- The number of pedestrians needs to meet a certain criteria level, which is calculated based on the number of pedestrians crossing and the volume of traffic.
- Accident statistics.
- Pedestrian desire lines (preferred route)
- Proximity to junction’s, bends and vehicle cross overs.
- Demand for on-street parking.
- Location of bus stops.
For a formal pedestrian crossing to operate correctly they need to be used on a regular basis throughout the day. If there are too few pedestrians present for the majority of the day, drivers may ignore the crossing and, as a result, put pedestrians at risk on occasions when they do use the crossing facility. If the traffic flows are low, pedestrians may be able to comfortably cross in the gaps between vehicles, without the need for a formal crossing.
Alternatively, informal pedestrian crossings, such as a pedestrian refuge (traffic island) or courtesy crossing, could be more suitable crossing measures instead of the above mentioned formal crossings.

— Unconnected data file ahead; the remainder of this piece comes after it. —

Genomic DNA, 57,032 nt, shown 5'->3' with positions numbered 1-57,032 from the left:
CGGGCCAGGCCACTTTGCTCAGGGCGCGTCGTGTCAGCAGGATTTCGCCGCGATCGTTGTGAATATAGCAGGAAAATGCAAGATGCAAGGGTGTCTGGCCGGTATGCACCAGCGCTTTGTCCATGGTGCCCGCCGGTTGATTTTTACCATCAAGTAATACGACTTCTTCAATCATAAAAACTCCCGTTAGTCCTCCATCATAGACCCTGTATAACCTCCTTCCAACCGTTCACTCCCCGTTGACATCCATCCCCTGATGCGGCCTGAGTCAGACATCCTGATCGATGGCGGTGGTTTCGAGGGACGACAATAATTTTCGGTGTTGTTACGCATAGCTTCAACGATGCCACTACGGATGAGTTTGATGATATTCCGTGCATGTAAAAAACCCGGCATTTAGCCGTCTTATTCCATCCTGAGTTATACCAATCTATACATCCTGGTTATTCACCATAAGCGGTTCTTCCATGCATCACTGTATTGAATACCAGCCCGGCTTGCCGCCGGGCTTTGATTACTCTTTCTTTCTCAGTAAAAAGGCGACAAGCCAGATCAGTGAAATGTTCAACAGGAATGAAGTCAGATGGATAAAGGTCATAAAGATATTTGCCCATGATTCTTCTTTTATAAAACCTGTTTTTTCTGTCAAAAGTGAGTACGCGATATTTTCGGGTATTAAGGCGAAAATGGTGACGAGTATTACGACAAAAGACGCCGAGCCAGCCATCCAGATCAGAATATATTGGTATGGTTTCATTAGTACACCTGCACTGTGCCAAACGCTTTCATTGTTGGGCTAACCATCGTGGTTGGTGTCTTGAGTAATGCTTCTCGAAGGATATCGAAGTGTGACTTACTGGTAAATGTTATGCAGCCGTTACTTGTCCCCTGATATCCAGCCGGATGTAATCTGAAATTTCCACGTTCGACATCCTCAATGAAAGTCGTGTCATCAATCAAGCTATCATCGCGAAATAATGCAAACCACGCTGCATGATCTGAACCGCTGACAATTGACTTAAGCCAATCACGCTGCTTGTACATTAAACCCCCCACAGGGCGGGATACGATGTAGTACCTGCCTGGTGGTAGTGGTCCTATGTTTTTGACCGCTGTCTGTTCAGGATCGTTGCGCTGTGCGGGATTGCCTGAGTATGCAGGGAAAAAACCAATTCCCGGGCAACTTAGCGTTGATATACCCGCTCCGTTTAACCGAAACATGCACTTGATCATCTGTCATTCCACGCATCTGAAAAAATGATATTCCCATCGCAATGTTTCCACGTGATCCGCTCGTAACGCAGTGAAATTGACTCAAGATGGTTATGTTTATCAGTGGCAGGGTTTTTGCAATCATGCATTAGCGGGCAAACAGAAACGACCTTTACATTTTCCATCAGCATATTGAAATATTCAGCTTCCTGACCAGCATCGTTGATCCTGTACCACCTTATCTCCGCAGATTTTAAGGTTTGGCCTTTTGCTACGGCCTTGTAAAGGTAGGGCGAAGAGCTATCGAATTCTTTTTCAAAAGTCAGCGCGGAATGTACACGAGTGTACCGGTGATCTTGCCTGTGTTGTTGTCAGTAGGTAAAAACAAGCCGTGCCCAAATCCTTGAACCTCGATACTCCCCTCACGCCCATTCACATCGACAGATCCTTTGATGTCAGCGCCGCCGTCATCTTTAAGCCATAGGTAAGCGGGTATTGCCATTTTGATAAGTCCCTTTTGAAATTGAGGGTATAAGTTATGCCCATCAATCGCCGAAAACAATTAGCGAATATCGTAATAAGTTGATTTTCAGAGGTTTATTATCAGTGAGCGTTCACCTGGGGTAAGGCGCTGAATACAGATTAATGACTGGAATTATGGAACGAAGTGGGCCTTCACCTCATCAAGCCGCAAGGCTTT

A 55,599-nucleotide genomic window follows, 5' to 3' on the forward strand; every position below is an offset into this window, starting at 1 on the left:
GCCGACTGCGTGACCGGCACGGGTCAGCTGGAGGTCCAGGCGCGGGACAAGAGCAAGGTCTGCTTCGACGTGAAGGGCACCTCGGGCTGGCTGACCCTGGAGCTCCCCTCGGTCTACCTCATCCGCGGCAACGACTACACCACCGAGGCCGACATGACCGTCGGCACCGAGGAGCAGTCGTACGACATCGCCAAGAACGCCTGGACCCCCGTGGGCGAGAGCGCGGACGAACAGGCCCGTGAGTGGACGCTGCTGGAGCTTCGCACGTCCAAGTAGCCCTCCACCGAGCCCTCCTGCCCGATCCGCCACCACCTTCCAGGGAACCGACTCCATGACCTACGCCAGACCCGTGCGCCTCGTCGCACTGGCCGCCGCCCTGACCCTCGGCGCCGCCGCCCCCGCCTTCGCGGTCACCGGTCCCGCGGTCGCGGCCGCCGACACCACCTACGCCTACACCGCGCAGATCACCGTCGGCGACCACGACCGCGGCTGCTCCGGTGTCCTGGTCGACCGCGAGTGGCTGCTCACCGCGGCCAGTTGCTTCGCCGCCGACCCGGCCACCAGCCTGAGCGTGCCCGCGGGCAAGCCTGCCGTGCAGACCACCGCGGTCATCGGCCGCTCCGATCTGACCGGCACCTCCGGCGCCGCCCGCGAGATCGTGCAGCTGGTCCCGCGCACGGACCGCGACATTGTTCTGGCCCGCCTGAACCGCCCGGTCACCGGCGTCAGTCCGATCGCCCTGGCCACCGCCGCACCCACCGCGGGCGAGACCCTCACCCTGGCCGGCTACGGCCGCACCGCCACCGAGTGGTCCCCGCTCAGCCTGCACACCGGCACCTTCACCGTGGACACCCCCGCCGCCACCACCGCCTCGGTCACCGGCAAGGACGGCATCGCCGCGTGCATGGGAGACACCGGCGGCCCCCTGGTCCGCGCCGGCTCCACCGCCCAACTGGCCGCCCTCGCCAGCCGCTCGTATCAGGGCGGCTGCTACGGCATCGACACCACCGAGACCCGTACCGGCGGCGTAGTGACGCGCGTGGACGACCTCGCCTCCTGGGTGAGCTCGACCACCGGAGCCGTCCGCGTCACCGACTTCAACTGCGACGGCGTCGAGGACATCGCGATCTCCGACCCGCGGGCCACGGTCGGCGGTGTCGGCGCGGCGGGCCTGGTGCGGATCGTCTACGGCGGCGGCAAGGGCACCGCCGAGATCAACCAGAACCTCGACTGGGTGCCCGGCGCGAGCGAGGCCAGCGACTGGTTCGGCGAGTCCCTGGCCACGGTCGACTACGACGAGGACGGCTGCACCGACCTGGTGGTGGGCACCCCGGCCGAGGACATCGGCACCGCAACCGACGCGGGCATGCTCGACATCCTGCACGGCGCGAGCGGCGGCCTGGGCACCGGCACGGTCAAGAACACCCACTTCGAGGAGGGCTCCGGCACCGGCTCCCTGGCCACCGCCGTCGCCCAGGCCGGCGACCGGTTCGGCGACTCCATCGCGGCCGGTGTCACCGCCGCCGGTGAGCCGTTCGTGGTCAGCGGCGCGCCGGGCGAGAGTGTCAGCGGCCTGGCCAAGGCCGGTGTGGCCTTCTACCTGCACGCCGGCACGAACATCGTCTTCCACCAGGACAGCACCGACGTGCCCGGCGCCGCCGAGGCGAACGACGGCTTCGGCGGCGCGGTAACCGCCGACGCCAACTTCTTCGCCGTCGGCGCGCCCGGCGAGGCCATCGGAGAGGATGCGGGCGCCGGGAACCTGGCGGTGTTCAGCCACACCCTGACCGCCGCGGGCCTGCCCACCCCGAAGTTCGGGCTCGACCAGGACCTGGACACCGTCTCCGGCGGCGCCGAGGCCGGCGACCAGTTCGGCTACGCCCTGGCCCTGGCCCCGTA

Pedestrian refuges allow pedestrians to cross the road in stages by creating safe waiting points in the middle of the carriageway. Pedestrian refuges can be appropriate when the overall pedestrian numbers are lower but there are significant vehicle movements. However, we need to ensure adequate island widths can be achieved for all pedestrians and sufficient carriageway width for vehicles are available.
Courtesy crossings consist of dropped kerbs on either side of the carriageway, to aid in the ease of the crossing movement and to identify a location where pedestrians will be crossing.